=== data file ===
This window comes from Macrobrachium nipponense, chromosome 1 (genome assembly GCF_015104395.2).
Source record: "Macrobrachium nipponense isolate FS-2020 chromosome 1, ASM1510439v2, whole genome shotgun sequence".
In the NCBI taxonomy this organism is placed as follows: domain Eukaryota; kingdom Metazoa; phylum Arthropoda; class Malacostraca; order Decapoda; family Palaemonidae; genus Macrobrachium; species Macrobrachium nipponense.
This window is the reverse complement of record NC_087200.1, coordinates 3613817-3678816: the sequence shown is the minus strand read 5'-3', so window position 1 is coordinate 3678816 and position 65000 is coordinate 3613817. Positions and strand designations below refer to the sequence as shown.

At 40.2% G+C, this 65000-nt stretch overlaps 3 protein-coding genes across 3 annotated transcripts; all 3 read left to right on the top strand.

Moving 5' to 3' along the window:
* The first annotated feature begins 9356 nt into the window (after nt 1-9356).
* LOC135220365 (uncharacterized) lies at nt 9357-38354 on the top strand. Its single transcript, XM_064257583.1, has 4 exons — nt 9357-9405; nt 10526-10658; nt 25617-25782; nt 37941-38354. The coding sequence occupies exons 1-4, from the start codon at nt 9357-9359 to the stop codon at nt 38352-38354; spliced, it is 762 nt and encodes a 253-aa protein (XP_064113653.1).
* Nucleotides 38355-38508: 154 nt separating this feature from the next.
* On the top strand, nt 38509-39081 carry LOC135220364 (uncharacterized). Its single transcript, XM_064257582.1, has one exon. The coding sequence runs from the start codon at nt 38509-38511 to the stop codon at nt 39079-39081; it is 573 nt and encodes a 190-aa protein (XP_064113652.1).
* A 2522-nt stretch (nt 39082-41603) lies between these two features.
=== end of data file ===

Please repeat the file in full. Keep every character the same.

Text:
This window comes from Macrobrachium nipponense, chromosome 1 (genome assembly GCF_015104395.2).
Source record: "Macrobrachium nipponense isolate FS-2020 chromosome 1, ASM1510439v2, whole genome shotgun sequence".
In the NCBI taxonomy this organism is placed as follows: domain Eukaryota; kingdom Metazoa; phylum Arthropoda; class Malacostraca; order Decapoda; family Palaemonidae; genus Macrobrachium; species Macrobrachium nipponense.
This window is the reverse complement of record NC_087200.1, coordinates 3613817-3678816: the sequence shown is the minus strand read 5'-3', so window position 1 is coordinate 3678816 and position 65000 is coordinate 3613817. Positions and strand designations below refer to the sequence as shown.

At 40.2% G+C, this 65000-nt stretch overlaps 3 protein-coding genes across 3 annotated transcripts; all 3 read left to right on the top strand.

Moving 5' to 3' along the window:
* The first annotated feature begins 9356 nt into the window (after nt 1-9356).
* LOC135220365 (uncharacterized) lies at nt 9357-38354 on the top strand. Its single transcript, XM_064257583.1, has 4 exons — nt 9357-9405; nt 10526-10658; nt 25617-25782; nt 37941-38354. The coding sequence occupies exons 1-4, from the start codon at nt 9357-9359 to the stop codon at nt 38352-38354; spliced, it is 762 nt and encodes a 253-aa protein (XP_064113653.1).
* Nucleotides 38355-38508: 154 nt separating this feature from the next.
* On the top strand, nt 38509-39081 carry LOC135220364 (uncharacterized). Its single transcript, XM_064257582.1, has one exon. The coding sequence runs from the start codon at nt 38509-38511 to the stop codon at nt 39079-39081; it is 573 nt and encodes a 190-aa protein (XP_064113652.1).
* A 2522-nt stretch (nt 39082-41603) lies between these two features.